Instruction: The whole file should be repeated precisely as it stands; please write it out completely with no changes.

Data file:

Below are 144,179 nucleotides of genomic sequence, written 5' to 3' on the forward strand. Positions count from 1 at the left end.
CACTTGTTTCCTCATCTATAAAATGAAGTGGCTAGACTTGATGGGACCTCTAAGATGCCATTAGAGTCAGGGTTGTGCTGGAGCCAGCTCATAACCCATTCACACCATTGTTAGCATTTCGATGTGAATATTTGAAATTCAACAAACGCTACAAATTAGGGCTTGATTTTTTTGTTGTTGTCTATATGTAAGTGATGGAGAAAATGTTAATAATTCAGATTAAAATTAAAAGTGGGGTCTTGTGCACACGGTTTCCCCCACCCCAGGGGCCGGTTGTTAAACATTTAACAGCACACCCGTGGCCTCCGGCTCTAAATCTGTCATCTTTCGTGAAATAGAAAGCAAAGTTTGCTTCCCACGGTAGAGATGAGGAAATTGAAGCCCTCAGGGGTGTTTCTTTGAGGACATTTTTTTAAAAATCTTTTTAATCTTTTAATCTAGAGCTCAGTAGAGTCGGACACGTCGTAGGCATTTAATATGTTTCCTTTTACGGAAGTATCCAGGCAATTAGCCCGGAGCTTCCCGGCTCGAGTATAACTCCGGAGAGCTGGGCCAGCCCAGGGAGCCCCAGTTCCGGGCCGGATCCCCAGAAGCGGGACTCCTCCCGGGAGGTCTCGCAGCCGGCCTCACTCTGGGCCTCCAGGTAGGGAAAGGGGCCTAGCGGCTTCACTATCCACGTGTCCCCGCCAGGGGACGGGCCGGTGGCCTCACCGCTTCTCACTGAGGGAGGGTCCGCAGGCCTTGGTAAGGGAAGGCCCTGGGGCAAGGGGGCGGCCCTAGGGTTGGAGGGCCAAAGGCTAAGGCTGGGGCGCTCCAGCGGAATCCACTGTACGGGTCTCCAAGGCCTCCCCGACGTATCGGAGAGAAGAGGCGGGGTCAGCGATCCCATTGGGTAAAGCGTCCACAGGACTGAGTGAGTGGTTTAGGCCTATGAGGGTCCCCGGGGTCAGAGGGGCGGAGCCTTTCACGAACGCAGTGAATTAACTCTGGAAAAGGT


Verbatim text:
Below are 144,179 nucleotides of genomic sequence, written 5' to 3' on the forward strand. Positions count from 1 at the left end.
CACTTGTTTCCTCATCTATAAAATGAAGTGGCTAGACTTGATGGGACCTCTAAGATGCCATTAGAGTCAGGGTTGTGCTGGAGCCAGCTCATAACCCATTCACACCATTGTTAGCATTTCGATGTGAATATTTGAAATTCAACAAACGCTACAAATTAGGGCTTGATTTTTTTGTTGTTGTCTATATGTAAGTGATGGAGAAAATGTTAATAATTCAGATTAAAATTAAAAGTGGGGTCTTGTGCACACGGTTTCCCCCACCCCAGGGGCCGGTTGTTAAACATTTAACAGCACACCCGTGGCCTCCGGCTCTAAATCTGTCATCTTTCGTGAAATAGAAAGCAAAGTTTGCTTCCCACGGTAGAGATGAGGAAATTGAAGCCCTCAGGGGTGTTTCTTTGAGGACATTTTTTTAAAAATCTTTTTAATCTTTTAATCTAGAGCTCAGTAGAGTCGGACACGTCGTAGGCATTTAATATGTTTCCTTTTACGGAAGTATCCAGGCAATTAGCCCGGAGCTTCCCGGCTCGAGTATAACTCCGGAGAGCTGGGCCAGCCCAGGGAGCCCCAGTTCCGGGCCGGATCCCCAGAAGCGGGACTCCTCCCGGGAGGTCTCGCAGCCGGCCTCACTCTGGGCCTCCAGGTAGGGAAAGGGGCCTAGCGGCTTCACTATCCACGTGTCCCCGCCAGGGGACGGGCCGGTGGCCTCACCGCTTCTCACTGAGGGAGGGTCCGCAGGCCTTGGTAAGGGAAGGCCCTGGGGCAAGGGGGCGGCCCTAGGGTTGGAGGGCCAAAGGCTAAGGCTGGGGCGCTCCAGCGGAATCCACTGTACGGGTCTCCAAGGCCTCCCCGACGTATCGGAGAGAAGAGGCGGGGTCAGCGATCCCATTGGGTAAAGCGTCCACAGGACTGAGTGAGTGGTTTAGGCCTATGAGGGTCCCCGGGGTCAGAGGGGCGGAGCCTTTCACGAACGCAGTGAATTAACTCTGGAAAAGGT